This past weekend Jeff and I tackled lining, filling and planting our garden. It took a good amount of research to complete this phase of the process as I wanted to try to find the most eco-friendly solutions for the lining, the soil and with plant selection. This what I learned and what we ended up using.
Lining: To avoid rotting wood and the bacteria that goes along with it, wood planters need to be lined. Also I should take a moment to note that wood planters should NOT be made out of treated or painted lumber as the chemicals can leach into the soil and subsequently your vegetables.Several forums discussed inserting plastic bins but our planter is too deep for that solution. Other recommendations were to use landscape fabric, plastic sheeting or asphalt paper (not sure if that is the correct terminology). I was a little uncomfortable with these methods as plastic can also leach unwanted chemicals and since lining a vegetable planter is not the intended use for those materials there obviously has not been any testing done. We eventually decided to use a pond liner per suggestion made by our local garden shop. Pond liners while still being plastic are at least tested and manufactured so as to not be harmful to fish so hopefully that also means humans too.
Jeff started by laying the pond liner inside the planter and draping it up the sides. Then he stapled it into place and trimmed off the excess lining. Finally, he cut 3 drainage slits roughly 3" long.
Soil: For me, it was important that I use an environmentally friendly soil which unfortunately means not just going to the local hardware store and grabbing several bags of top soil. As far as my understanding goes, your generic soil is not intended for edible gardening. It also contains peat moss. Peat is partially decomposed remains of plants mainly sphagum moss. Peat moss is mined in marshes, bogs and swamps known as peatlands or peat bogs. The peat bogs release a large amount of carbon into the atmosphere contributing to the problem of global climate change. Organic Gardening has more information here if you are interested.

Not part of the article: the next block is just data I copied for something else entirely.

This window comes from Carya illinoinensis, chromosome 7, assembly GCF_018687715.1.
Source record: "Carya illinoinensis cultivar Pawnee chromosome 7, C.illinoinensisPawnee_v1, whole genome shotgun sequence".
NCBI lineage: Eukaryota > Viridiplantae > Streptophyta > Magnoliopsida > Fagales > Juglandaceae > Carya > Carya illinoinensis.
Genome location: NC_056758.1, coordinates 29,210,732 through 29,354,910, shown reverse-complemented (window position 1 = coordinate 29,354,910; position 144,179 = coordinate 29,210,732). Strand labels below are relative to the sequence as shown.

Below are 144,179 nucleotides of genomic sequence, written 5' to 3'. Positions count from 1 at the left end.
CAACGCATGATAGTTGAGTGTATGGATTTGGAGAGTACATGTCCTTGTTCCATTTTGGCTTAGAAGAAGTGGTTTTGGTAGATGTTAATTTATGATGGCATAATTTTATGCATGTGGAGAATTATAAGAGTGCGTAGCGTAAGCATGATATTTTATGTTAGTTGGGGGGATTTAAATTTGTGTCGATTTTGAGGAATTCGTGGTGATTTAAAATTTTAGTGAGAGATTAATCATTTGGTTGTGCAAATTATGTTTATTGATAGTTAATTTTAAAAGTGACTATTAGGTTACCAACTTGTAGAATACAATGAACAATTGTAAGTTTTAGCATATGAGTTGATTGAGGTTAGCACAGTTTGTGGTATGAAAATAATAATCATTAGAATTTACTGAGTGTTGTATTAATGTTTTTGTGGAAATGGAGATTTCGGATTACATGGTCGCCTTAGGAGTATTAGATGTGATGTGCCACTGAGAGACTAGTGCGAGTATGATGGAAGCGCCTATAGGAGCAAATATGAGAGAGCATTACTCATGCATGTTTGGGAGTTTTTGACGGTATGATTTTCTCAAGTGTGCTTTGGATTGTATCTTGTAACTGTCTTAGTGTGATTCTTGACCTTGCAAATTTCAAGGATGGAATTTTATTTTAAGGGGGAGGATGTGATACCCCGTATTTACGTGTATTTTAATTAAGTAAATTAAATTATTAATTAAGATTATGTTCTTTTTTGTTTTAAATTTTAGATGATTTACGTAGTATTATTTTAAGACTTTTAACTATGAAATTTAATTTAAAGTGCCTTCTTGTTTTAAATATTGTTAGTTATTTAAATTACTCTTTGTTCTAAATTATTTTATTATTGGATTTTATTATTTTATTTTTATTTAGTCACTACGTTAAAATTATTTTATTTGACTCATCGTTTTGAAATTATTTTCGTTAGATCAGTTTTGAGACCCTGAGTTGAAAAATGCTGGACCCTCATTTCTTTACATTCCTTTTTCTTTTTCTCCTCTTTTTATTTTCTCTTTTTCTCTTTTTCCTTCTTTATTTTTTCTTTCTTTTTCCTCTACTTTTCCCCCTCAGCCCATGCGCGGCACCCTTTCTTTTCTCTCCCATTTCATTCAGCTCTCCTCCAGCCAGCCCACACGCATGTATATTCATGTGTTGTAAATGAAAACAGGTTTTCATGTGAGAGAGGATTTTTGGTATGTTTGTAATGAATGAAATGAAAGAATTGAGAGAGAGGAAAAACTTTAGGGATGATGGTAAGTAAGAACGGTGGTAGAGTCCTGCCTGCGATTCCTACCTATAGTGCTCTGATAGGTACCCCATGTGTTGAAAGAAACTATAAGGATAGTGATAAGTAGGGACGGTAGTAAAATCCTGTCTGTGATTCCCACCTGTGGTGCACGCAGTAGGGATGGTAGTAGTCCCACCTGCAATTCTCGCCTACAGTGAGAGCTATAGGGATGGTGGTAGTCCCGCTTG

My initial plan was to either use Happy Frog potting soil or Organic Mechanics or some combination of the two. Both came recommended by my local garden shop as well as by the online blogging community. However, we ultimately chose a local option Route 66 Organics top soil combined with Back to Nature, Inc. Cotton Burr. This was the slightly more economical option as well as what our garden shop experts personally use.
For our 2'W x 5'L x 1.5+'D planter we needed roughly 15 cubic feet of soil using equal parts Cotton Burr and top soil. Luckily, Jeff moved the planter into place before filing it as our planter now weighs an absurd amount and while it does have wheels it will not be moving anytime in the near future. He completed the preparation face by wetting down the soil and letting it sit over night.
Planting: Since I already had my plan, this step was rather easy. However, I did end up making a few last minute changes. I flipped the orientation of the cucumber trellis and the green beans as to not block any sun exposure that the trellis might create (face trellis' to the North or West). I also decided to nix the lettuces after all and plant green beans instead. I also added more strawberry plants - 5 in total. I had intended to have all my plants by organic but unfortunately in the rush of getting things done and being a first time gardener I came home with only my tomato plant being certified organic. I am going to cut myself some slack on this as I am learning as I go but for next year I plan on making sure all my plants are organic, non-GMO (genetically modified organisms). I also think I will devoted a whole, future post to this topic as its something I think is really important. In the meantime, check out this article from Organic Gardner.
The last step of this phase of course was getting the plants in the soil and giving them a good watering!